Quacking idea: Duck feet gelatin combined with prebiotics may be a potential carrier for probiotics
Compared to bovine or fish gelatin, duck feet gelatin produced similar probiotic viability, and the addition of prebiotics such as gum arabia was shown to help keep probiotics alive, as well as provide a smooth uniform structure.
In this study conducted by researchers from Iran, Malaysia and Indonesia, scientists created four different films by combining duck feet gelatin with a probiotic strain Lactobacillus casei ATCC, and four different prebiotics which were dextrin, polydextrose, gum arabic, and sago starch.
The films were tested on the survivability of the probiotic at room temperature (25°C), and were compared against other gelatin films made from bovine and fish gelatins on film thickness, moisture content, water solubility, colour, water-vapour permeability and prevention against oxidation.
The survivability of probiotics is key for its effectiveness, with the biggest problem in the digestive tract pathway. Currently, microencapsulation and edible films and coatings made from gelatin, corn starch, and whey protein concentrate are used as probiotic carriers.
Researchers said foods should contain 108–109 CFU /g to ensure adequate therapeutic minimum of 106–107 CFU/g in the colon.
The methodology and findings of this study was published in the journal Foods.
The duck feet gelatin showed similar probiotic viability to fish and bovine gelatin, with researchers attributing this to its protein content.
Proteins are known to increase probiotic survival by supplying micronutrients and scavenging free radicals such as amino acids and peptides that are essential for improving the weak growth of proteolytic probiotic bacteria.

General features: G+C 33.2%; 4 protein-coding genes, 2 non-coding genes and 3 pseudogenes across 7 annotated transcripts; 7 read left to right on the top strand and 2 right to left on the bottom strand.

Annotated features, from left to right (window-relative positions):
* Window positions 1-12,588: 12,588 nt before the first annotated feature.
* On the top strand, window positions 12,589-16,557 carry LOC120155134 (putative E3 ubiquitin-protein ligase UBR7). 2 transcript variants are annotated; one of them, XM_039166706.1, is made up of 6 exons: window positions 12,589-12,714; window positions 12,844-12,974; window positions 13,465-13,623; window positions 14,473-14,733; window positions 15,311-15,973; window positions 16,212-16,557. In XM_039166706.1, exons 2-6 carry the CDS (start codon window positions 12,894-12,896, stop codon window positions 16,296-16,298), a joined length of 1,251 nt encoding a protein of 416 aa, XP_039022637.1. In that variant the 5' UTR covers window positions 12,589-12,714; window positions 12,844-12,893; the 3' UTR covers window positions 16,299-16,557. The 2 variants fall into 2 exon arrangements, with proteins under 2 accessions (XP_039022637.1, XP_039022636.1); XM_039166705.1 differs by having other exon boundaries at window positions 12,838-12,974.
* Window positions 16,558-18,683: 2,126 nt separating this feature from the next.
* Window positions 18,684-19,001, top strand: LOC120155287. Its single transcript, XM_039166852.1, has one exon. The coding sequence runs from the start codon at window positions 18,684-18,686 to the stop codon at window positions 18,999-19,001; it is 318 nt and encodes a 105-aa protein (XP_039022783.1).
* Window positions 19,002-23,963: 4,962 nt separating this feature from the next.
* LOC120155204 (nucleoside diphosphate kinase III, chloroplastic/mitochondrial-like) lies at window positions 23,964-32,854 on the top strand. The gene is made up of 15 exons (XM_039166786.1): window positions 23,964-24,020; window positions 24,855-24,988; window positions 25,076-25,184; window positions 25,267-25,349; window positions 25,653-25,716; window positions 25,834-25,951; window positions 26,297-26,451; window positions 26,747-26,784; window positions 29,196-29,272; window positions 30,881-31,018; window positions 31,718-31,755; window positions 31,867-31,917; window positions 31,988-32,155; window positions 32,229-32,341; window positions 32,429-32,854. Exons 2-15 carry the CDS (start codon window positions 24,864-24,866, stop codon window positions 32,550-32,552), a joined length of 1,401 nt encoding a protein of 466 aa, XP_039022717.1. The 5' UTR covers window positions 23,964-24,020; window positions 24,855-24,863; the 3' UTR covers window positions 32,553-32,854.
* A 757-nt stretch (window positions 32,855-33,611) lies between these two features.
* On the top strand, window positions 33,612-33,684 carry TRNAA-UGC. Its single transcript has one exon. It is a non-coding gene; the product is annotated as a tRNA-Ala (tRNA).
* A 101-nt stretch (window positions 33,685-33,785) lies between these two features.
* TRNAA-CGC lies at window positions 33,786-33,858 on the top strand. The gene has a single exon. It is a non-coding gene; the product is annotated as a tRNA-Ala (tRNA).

Gelatin also contains imino acids such as proline and hydroxyproline which help stabilise the structure by forming hydrogen bonds. The hydroxyproline content of duck feet gelatin is higher than that of mammalian and chicken gelatin.
The addition of prebiotic fibre such as sago starch and gum Arabic in the duck feet gelatin film led to a more uniform and compact structure, compared to dextrin and polydextrose. Prebiotics help act as fillers in the entangled gelatin network.
In terms of moisture content, the type of prebiotics did not exert significant influence. The low moisture content of duck feet gelatin films suggested that they can be a carrier of bioactive compounds, especially probiotics.
The water solubility values found for dextrin and sago starch films were considerably lower than the values found for the gum arabic and polydextrose films, suggesting that the former two may be more resistant to dissolution in water.
Water-vapour permeability was highest in the sago starch film, and lowest in the dextrin film.
The prevention against oxidation value was significantly reduced in all prebiotic films except sago starch. The lower the value, the better the protective effect for the probiotic.
The presence of oxygen around probiotic bacteria can cause toxic metabolites in cells, leading to oxidative stress, damage, and cell death.
Overall, the film using the gum arabic prebiotic performed the best in terms of enhancing the viability of the probiotic.
These results showed that films made with duck feet gelatin could prevent water mobility, oxygen, and light and be a suitable matrix as a probiotic carrier.
This study only analysed the viability of one probiotic strain, so researchers suggested the use of several probiotic bacteria under the conditions of this study to validate the findings.
“Characterization and Cell Viability of Probiotic/Prebiotics Film Based on Duck Feet Gelatin: A Novel Poultry Gelatin as a Suitable Matrix for Probiotics”
Authors: Ahmadreza Abedinia, et al.